Flashback
A look back at this day in film history
November 22
October 31, 1993
River's End

In a macabre twist, the 23-year-old actor River Phoenix died early on Halloween 1993 at 1:51 a.m. from a drug overdose at Los Angeles’ Viper Club. Phoenix had been there with friends on October 30, and was set to go on stage with Flea from the Red Hot Chili Peppers. Beforehand he made a detour to the men’s room where he snorted a line of Persian Brown, a form of meth mixed with various opiates. Within minutes, Phoenix started to feel sick, staggered out of the club, and passed out in convulsions on the sidewalk. Even though his brother called 911 immediately, paramedics on the scene could not revive him. At the time of his death, Phoenix was considered one of the most promising actors of his generation. Having grown up in a transient hippie family, he was discovered early on for his musical ability, but soon parlayed that into an acting career, starring in the 1985 space adventure Explorers at the age of 15 (with an equally unknown Ethan Hawke). Soon Phoenix was proving his youthful range in a series of features from the coming-of-age yarn Stand by Me to the spy thriller Little Nikita and finally to Gus Van Sant’s Shakespeare-inflected hustler drama My Own Private Idaho. Famous in life, Phoenix gained even more notoriety in death, as his drug overdose was held up as tragic reminder of celebrity drug culture gone horribly wrong. Viper Room owner Johnny Depp was so crushed by the event that he closed the club every Halloween up until he sold his share in 2004.


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Mark Ruffalo November 22, 1967
Mark Ruffalo born

If every generation gets the leading man it deserves, then we should be grateful that Mark Ruffalo’s star is on the rise.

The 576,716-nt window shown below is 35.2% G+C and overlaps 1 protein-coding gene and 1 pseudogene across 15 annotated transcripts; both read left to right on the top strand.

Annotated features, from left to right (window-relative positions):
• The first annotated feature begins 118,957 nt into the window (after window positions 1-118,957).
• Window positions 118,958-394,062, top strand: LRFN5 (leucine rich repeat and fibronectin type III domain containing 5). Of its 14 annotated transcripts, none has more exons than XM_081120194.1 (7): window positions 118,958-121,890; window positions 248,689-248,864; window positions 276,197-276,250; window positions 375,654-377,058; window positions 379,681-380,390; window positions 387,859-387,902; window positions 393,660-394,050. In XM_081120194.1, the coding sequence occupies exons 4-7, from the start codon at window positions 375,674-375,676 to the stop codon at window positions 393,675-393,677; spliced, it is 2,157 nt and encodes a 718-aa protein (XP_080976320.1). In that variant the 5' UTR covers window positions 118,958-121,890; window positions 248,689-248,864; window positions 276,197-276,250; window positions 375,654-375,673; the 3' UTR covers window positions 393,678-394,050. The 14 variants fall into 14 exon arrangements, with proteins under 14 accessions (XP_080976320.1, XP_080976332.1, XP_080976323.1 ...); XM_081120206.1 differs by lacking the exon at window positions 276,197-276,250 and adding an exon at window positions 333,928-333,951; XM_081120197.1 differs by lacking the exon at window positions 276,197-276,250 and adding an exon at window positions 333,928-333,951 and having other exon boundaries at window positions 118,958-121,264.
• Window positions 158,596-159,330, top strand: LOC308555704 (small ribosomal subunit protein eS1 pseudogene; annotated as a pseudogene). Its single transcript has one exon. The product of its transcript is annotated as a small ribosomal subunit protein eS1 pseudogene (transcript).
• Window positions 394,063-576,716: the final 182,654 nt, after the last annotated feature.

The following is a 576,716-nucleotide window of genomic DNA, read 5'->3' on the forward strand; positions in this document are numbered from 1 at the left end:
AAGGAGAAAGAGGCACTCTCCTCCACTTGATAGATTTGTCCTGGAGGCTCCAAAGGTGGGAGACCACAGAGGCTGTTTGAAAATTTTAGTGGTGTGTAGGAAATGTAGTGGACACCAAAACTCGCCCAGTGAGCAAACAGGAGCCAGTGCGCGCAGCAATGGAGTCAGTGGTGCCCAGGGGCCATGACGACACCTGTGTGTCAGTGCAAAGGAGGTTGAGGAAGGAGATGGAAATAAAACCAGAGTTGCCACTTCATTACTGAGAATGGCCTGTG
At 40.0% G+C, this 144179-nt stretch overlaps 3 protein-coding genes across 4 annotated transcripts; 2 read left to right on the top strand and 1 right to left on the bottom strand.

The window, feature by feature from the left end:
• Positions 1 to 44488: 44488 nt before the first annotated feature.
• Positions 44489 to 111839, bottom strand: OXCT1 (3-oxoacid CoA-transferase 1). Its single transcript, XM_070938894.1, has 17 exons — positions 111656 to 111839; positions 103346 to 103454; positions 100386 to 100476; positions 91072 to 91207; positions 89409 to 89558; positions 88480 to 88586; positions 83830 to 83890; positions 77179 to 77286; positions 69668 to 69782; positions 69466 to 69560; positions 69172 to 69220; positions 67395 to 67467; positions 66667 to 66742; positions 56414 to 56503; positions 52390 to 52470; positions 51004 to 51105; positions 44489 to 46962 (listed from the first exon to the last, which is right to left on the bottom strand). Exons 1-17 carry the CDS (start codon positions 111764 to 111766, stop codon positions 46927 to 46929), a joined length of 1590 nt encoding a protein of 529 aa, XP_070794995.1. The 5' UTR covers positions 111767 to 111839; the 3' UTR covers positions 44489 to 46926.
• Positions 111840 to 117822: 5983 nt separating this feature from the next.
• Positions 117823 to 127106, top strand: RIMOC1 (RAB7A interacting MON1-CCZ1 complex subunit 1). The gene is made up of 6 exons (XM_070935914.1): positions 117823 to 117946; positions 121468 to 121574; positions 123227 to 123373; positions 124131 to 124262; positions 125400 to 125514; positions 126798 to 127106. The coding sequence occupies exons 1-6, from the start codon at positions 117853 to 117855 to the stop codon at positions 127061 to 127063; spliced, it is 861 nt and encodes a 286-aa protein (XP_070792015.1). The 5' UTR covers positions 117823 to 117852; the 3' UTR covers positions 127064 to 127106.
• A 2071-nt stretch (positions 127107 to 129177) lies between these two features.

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November 22, 2002
Far From Heaven opens

When Far from Heaven opened in 2002, audiences could believe they had traveled back nearly 50 years to 1957, when the film is set.

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November 22, 1963
The Film Seen Round the World

On November 22, 1963, an accidental filmmaker made what became the most obsessed over film of the twentieth century. Standing on a concrete overpass in Dallas, women’s clothing manufacturer Abraham Zapruder raised his Bell and Howell 8mm camera and tracked the motorcade that carried president John F. Kennedy through Dealy Plaza. Zapruder’s 27 seconds of footage shot from a clear, elevated vantage point are the only complete recording of Kennedy’s assassination and a focal point for government investigators and conspiracy theorists alike. The film also became the object of one of the stranger ownership tussles in modern cinema. Zapruder gave copies of his film to the Secret Service and, three days after the shooting, sold the negative and all rights to Life Magazine. Zapruder’s heirs later disputed the sale, and the film was eventually returned to them by Life owner Time Inc. for $1 dollar. In 1992, however, the U.S. declared the film an “assassination record” and the property of the government. A lengthy dispute ensued over the amount Zapruder’s heirs should be paid. The government proposed paying the family $3 to $5 million; the Zapruders argued that the film should be valued similarly to recent sales of a Van Gogh painting and an Andy Warhol silk screen of Marilyn Monroe. Finally, arbitrators worked out a value of $16 million. Shortly thereafter, Zapruder’s heirs donated one of the original copies of the film and its copyright to the Sixth Floor Museum in Dallas, which now oversees all rights requests.

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